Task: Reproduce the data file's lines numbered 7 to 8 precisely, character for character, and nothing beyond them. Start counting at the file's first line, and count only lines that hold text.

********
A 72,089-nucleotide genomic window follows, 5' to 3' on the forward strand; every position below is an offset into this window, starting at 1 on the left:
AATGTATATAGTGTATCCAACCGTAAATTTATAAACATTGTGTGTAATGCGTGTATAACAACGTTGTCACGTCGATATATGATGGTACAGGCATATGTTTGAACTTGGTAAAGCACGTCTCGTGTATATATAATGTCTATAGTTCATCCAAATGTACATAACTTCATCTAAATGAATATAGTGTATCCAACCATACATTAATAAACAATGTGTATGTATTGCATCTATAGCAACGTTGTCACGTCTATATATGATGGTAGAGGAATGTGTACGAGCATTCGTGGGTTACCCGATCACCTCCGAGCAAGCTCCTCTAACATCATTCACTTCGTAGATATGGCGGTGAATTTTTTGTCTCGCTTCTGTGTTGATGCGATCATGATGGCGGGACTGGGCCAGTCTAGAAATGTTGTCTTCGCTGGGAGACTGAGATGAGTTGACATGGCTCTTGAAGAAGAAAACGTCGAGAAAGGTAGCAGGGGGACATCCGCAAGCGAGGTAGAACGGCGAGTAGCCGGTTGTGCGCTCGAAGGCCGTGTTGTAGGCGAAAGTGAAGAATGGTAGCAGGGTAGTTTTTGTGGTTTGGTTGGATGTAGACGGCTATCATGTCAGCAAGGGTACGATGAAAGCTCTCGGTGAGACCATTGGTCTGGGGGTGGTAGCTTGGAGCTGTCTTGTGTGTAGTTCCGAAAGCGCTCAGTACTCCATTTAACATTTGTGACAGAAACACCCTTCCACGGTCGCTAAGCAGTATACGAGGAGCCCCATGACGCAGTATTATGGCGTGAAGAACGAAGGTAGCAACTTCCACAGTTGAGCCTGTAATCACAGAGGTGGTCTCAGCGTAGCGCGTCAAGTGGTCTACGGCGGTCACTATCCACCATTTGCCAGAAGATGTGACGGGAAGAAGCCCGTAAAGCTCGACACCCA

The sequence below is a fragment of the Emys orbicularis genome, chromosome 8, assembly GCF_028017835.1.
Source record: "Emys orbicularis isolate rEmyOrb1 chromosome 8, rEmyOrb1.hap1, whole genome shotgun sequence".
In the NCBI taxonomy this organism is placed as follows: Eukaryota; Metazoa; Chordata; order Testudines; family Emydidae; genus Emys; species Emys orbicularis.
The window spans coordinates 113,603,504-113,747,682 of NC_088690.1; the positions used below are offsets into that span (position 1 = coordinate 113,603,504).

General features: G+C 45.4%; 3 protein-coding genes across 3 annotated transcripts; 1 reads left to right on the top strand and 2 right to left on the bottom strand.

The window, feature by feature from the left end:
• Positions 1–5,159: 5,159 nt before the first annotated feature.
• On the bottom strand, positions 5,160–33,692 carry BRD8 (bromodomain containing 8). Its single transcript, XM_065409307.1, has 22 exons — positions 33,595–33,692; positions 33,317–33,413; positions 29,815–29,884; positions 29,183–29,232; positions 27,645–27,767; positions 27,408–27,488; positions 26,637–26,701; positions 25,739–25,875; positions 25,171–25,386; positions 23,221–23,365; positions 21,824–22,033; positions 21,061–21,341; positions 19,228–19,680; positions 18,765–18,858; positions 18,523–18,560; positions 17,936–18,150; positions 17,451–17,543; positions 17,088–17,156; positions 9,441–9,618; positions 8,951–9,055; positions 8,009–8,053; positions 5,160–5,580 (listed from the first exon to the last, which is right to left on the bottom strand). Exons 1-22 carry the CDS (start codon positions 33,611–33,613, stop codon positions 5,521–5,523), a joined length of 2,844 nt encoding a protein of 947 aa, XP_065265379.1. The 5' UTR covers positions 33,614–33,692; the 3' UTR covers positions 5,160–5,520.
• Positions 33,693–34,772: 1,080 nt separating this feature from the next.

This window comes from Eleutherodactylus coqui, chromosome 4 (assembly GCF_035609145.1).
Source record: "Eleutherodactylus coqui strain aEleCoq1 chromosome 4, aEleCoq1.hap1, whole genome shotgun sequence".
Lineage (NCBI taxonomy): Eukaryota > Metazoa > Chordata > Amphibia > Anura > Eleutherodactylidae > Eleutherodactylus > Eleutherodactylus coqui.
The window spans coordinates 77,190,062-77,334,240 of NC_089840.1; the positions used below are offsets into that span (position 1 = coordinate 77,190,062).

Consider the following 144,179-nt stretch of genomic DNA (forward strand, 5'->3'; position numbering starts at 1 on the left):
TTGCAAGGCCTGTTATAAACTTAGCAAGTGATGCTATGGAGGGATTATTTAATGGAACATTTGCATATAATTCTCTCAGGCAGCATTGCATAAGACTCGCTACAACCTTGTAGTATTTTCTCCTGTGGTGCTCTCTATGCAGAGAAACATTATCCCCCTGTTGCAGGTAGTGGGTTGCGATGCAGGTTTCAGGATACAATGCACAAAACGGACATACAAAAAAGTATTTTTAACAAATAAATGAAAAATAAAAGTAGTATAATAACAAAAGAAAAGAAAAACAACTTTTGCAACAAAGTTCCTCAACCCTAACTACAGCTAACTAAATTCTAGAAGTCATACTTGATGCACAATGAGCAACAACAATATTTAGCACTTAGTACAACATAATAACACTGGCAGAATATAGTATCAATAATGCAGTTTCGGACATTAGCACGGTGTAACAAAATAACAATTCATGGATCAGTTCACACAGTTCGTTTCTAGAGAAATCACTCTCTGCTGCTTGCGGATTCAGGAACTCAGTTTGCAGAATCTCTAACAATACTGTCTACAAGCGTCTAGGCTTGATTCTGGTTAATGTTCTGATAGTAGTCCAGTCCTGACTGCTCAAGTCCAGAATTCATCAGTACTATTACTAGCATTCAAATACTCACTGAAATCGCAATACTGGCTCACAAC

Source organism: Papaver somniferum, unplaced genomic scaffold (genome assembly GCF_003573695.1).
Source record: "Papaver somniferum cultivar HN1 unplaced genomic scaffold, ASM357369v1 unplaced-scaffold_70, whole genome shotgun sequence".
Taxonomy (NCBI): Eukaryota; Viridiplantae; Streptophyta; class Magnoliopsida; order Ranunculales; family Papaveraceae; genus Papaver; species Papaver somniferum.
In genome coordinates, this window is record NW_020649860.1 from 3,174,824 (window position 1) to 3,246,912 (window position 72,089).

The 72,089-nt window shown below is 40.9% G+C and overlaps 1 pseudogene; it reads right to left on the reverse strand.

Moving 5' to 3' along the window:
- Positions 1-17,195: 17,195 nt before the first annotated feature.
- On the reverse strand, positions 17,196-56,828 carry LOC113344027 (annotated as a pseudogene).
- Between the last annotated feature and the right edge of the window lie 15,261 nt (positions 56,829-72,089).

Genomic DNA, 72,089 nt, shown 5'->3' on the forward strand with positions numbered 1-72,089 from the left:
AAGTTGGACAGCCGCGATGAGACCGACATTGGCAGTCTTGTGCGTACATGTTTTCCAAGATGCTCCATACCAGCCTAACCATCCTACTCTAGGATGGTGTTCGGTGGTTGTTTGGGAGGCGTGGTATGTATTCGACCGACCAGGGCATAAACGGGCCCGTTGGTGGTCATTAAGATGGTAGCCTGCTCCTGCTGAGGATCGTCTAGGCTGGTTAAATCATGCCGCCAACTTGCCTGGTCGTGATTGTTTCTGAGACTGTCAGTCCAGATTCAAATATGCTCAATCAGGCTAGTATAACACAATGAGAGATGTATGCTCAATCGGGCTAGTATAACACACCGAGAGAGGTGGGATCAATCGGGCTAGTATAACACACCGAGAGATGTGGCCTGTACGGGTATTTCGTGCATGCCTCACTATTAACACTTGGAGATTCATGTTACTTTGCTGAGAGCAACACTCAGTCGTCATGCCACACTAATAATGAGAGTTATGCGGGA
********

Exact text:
General features: G+C 45.4%; 3 protein-coding genes across 3 annotated transcripts; 1 reads left to right on the top strand and 2 right to left on the bottom strand.

The window, feature by feature from the left end: